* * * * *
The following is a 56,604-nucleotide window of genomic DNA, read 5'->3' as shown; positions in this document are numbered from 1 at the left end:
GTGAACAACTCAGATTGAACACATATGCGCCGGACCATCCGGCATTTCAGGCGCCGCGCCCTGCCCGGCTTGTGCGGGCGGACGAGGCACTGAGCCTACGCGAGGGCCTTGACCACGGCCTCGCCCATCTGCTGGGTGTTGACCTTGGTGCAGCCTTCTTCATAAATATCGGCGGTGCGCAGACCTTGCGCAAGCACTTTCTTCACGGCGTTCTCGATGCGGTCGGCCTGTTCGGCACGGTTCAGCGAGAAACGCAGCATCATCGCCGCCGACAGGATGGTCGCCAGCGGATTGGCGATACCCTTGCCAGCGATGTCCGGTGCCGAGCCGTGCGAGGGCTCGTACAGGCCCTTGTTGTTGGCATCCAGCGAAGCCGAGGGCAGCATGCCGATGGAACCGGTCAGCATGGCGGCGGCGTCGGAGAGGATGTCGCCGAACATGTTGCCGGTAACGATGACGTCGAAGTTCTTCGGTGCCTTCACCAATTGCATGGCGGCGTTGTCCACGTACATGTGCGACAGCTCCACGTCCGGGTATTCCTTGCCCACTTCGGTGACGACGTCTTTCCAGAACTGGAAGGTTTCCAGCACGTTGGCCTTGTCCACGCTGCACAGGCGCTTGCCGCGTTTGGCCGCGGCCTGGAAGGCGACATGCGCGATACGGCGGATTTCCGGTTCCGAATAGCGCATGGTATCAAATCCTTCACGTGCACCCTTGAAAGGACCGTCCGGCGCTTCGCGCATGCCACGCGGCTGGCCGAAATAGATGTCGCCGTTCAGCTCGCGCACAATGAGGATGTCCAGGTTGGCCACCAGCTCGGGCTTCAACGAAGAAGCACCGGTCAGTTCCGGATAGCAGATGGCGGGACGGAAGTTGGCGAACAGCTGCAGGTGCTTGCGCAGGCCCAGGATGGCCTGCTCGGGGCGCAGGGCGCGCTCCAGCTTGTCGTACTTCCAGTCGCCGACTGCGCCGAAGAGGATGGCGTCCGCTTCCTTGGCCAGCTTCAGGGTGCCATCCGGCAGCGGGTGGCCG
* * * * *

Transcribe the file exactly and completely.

The following is a 56,604-nucleotide window of genomic DNA, read 5'->3' as shown; positions in this document are numbered from 1 at the left end:
GTGAACAACTCAGATTGAACACATATGCGCCGGACCATCCGGCATTTCAGGCGCCGCGCCCTGCCCGGCTTGTGCGGGCGGACGAGGCACTGAGCCTACGCGAGGGCCTTGACCACGGCCTCGCCCATCTGCTGGGTGTTGACCTTGGTGCAGCCTTCTTCATAAATATCGGCGGTGCGCAGACCTTGCGCAAGCACTTTCTTCACGGCGTTCTCGATGCGGTCGGCCTGTTCGGCACGGTTCAGCGAGAAACGCAGCATCATCGCCGCCGACAGGATGGTCGCCAGCGGATTGGCGATACCCTTGCCAGCGATGTCCGGTGCCGAGCCGTGCGAGGGCTCGTACAGGCCCTTGTTGTTGGCATCCAGCGAAGCCGAGGGCAGCATGCCGATGGAACCGGTCAGCATGGCGGCGGCGTCGGAGAGGATGTCGCCGAACATGTTGCCGGTAACGATGACGTCGAAGTTCTTCGGTGCCTTCACCAATTGCATGGCGGCGTTGTCCACGTACATGTGCGACAGCTCCACGTCCGGGTATTCCTTGCCCACTTCGGTGACGACGTCTTTCCAGAACTGGAAGGTTTCCAGCACGTTGGCCTTGTCCACGCTGCACAGGCGCTTGCCGCGTTTGGCCGCGGCCTGGAAGGCGACATGCGCGATACGGCGGATTTCCGGTTCCGAATAGCGCATGGTATCAAATCCTTCACGTGCACCCTTGAAAGGACCGTCCGGCGCTTCGCGCATGCCACGCGGCTGGCCGAAATAGATGTCGCCGTTCAGCTCGCGCACAATGAGGATGTCCAGGTTGGCCACCAGCTCGGGCTTCAACGAAGAAGCACCGGTCAGTTCCGGATAGCAGATGGCGGGACGGAAGTTGGCGAACAGCTGCAGGTGCTTGCGCAGGCCCAGGATGGCCTGCTCGGGGCGCAGGGCGCGCTCCAGCTTGTCGTACTTCCAGTCGCCGACTGCGCCGAAGAGGATGGCGTCCGCTTCCTTGGCCAGCTTCAGGGTGCCATCCGGCAGCGGGTGGCCG